Jedi Master, PMP

Raph Koster discusses the design history of SWG Jedi, which is a bit of an extended apology as well as a good story. Most people reading this like MMOs and Jedi, so you probably already clicked the link. Welcome back.

For me, given my work, the most interesting section of the post is “We’re out of time.”

We had to go through and make tough choices on cuts. As early as that Christmas I was already triaging the entire game design. My criteria was “can the game function without this.” Not “will it be good.” Will it work at all.

Being able to think this way is an amazingly important skill if you want to complete projects. I have had co-workers who experienced the need to prioritize as a personal insult that you were not giving them everything they wanted. Projects managed from that point of view do not spontaneously generate larger budgets or more programming staff, but they do lose features at random instead of according to a logical scheme of “required” versus “nice to have.” As the idiom would have it, when filling your bucket, put the big rocks in first; if you are tossing in handfuls of gravel, there won’t be room for all the big rocks by the end. You can probably fit some gravel in the bucket around the big rocks.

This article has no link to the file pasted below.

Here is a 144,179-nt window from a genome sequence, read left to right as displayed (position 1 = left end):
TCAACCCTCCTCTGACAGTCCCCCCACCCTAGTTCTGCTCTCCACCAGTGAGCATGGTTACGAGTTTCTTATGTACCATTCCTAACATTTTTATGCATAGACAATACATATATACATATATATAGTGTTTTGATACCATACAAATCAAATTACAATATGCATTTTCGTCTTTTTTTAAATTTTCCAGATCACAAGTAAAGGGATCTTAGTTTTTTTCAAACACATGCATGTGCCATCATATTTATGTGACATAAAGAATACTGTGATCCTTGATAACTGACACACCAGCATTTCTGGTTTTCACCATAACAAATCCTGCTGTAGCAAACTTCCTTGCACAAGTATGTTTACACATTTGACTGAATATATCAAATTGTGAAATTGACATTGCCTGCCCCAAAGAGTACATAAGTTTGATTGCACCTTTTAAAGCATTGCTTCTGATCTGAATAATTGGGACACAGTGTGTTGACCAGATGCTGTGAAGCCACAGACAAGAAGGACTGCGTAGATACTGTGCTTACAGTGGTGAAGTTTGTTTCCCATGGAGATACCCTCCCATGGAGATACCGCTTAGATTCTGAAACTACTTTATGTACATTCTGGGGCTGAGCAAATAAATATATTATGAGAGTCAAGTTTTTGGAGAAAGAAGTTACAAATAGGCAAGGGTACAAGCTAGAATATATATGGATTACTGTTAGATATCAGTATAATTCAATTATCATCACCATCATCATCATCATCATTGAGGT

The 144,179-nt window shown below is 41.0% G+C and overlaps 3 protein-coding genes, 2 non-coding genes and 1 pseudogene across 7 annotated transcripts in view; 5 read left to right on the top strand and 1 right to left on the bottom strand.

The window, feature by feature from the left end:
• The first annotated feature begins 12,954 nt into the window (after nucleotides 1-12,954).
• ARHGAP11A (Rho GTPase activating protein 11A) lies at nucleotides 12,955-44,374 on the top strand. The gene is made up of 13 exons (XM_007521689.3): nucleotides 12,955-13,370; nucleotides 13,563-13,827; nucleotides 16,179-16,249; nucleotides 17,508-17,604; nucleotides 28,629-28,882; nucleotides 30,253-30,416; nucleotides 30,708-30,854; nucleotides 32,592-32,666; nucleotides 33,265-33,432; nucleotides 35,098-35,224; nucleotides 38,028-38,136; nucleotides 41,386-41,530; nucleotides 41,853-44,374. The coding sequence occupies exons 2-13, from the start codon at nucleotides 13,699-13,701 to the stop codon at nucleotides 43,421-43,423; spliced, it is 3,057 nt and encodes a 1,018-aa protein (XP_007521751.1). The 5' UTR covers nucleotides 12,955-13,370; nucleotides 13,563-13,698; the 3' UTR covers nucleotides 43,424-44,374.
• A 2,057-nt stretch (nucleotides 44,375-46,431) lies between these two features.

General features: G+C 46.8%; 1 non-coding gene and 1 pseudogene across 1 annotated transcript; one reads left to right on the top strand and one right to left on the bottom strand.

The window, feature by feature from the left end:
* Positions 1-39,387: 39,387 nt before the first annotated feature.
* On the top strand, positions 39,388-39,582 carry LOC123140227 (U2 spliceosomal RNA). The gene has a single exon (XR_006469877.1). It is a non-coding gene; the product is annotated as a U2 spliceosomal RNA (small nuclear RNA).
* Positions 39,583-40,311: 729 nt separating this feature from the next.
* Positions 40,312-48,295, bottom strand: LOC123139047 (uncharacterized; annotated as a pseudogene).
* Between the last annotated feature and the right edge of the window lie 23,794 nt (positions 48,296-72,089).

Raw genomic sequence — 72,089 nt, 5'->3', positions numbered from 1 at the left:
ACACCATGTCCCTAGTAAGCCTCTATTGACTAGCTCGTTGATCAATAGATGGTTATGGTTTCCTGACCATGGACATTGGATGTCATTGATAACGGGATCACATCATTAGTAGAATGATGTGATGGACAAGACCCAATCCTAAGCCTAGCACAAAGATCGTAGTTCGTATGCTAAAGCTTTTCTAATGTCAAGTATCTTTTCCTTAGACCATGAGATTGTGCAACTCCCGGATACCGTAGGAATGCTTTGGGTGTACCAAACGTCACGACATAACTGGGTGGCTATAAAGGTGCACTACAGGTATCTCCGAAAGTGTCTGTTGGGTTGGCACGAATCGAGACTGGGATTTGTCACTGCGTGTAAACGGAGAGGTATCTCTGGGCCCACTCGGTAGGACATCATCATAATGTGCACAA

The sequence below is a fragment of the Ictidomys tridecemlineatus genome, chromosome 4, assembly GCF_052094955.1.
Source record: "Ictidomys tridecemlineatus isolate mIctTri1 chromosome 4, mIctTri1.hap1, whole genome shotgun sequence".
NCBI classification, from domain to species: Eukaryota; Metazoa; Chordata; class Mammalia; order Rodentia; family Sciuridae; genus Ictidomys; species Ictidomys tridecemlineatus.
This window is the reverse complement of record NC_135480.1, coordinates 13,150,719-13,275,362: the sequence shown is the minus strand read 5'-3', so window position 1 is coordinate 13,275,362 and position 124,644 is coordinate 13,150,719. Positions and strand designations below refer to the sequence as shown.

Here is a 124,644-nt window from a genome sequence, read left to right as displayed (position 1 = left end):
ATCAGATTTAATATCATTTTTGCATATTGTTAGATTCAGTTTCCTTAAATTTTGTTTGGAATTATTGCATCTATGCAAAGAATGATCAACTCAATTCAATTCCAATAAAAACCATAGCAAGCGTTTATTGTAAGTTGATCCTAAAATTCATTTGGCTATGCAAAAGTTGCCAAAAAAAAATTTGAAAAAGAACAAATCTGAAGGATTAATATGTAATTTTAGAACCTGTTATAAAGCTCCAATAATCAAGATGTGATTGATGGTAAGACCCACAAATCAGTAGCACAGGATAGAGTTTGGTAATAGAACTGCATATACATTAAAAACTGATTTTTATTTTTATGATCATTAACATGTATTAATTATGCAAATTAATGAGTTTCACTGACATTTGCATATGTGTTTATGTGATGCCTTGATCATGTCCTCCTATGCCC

Jedi never really seemed a good fit for that bucket.

: Zubon

2 thoughts on “Jedi Master, PMP”

  1. Yeah, some people need to learn the hard lesson that if they say “everything is high priority”, then things will get done in whatever order the developers feel like. Easiest first, most fun first, quickest first – who knows what approach will be chosen. But it’s not likely to be what the person saying “everything is high priority” actually wants.

  2. I am a solution designer for a bank, and I endorse this blog post.

    Seriously, prioritising requirements and the cost-time-quality triangle are fundamentals of project management as concepts go, they aren’t rocket science – you can explain them in about two minutes. So it’s scary how many examples of people clearly not understanding them you see when you watch MMOs being developed. Am I the only person who gave Mythic a thumbs up when they announced that they were cutting four cities and four classes from Warhammer Online before launch – because at least they recognised that when it comes to a crunch between scope and quality, something had to give and they had the guts to make it scope instead of quality?

    On the other hand, those aren’t the ONLY principles of project management, which is why when I shudder looking at some of the kickstarters out there with ever more grandiose “stretch goals” being added through development (cough, Star Citizen, cough).

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